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Green House (nursing home)

The Green House nursing home model is an innovative form of long term care for the elderly. It has been developed in response to the perception that elders in conventional "medical model" nursing homes are prone to develop feelings of loneliness, boredom and helplessness. Residents of conventional nursing homes often have a quality of life primarily focused on physical health issues; there is insufficient attention to developing a culture and physical environment that fosters emotional, intellectual and spiritual growth.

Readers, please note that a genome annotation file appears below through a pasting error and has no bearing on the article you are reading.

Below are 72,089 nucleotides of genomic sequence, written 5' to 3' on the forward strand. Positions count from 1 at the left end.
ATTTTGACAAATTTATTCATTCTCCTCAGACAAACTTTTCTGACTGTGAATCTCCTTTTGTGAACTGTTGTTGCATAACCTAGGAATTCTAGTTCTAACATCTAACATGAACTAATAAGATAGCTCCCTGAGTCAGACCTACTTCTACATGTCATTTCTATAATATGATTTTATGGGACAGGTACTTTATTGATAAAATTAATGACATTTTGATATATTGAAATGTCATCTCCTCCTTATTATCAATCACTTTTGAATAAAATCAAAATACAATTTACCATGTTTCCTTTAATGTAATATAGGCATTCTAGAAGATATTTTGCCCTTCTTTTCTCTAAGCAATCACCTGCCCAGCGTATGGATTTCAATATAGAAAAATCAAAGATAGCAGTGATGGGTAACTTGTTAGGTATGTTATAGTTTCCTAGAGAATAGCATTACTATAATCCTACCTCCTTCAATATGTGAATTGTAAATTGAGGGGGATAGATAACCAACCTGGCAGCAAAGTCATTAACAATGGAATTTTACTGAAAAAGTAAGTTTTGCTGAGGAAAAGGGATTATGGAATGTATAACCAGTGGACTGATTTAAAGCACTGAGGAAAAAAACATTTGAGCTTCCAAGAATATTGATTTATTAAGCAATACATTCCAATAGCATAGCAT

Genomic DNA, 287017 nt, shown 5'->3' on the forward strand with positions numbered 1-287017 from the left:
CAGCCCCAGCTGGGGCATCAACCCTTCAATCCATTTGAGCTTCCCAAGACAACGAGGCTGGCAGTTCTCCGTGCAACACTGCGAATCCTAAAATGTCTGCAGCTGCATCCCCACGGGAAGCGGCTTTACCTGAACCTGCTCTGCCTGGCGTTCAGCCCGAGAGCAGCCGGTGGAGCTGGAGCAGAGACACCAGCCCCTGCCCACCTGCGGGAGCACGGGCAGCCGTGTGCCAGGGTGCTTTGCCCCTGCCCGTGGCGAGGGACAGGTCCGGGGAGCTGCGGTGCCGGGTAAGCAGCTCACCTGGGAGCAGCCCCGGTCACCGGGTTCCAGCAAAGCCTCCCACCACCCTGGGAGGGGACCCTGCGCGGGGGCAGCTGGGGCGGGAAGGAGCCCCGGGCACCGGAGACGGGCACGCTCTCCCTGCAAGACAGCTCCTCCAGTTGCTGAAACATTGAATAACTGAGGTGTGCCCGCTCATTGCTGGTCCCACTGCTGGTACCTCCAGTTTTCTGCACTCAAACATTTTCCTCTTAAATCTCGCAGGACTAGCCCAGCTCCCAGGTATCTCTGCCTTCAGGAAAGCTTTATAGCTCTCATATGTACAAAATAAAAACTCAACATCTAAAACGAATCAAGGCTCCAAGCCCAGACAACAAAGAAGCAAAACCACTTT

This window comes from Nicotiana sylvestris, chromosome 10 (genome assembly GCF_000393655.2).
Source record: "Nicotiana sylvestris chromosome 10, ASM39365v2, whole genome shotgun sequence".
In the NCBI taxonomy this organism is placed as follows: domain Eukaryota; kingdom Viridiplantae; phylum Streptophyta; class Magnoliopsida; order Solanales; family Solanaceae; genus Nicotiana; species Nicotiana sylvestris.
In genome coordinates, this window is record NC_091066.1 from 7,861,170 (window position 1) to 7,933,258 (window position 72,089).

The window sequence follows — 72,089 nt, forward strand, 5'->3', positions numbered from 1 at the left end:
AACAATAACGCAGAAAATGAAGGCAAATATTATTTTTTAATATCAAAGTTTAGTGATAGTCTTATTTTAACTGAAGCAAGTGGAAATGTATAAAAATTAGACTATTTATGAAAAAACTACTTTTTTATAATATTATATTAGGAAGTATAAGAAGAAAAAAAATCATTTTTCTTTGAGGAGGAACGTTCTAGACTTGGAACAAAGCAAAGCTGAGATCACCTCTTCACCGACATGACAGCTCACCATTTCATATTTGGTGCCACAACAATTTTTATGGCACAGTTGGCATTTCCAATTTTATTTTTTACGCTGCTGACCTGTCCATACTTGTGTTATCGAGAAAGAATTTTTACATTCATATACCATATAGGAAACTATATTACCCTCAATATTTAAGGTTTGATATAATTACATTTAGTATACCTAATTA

Green Houses de-institutionalize care and instead use small ten bed group homes for elders. Elders are given private rooms and a great deal of choice in their activities. Instead of the nursing station as a center of conventional nursing home unit, there is a kitchen, a living room and a fireplace. Green Houses make abundant use of plants and animals. Children are often invited to participate in activities. There is evidence that these homes significantly increase resident satisfaction, reduce the need for restraints and psychiatric medications. The concept was first proposed by William H. Thomas, M.D. The Robert Wood Johnson Foundation is granting a total of $10 million for seed funds to support the development of 50 such facilities in the United States. Generally the development cost is greater than a conventional nursing home, while ongoing operating costs are about the same.


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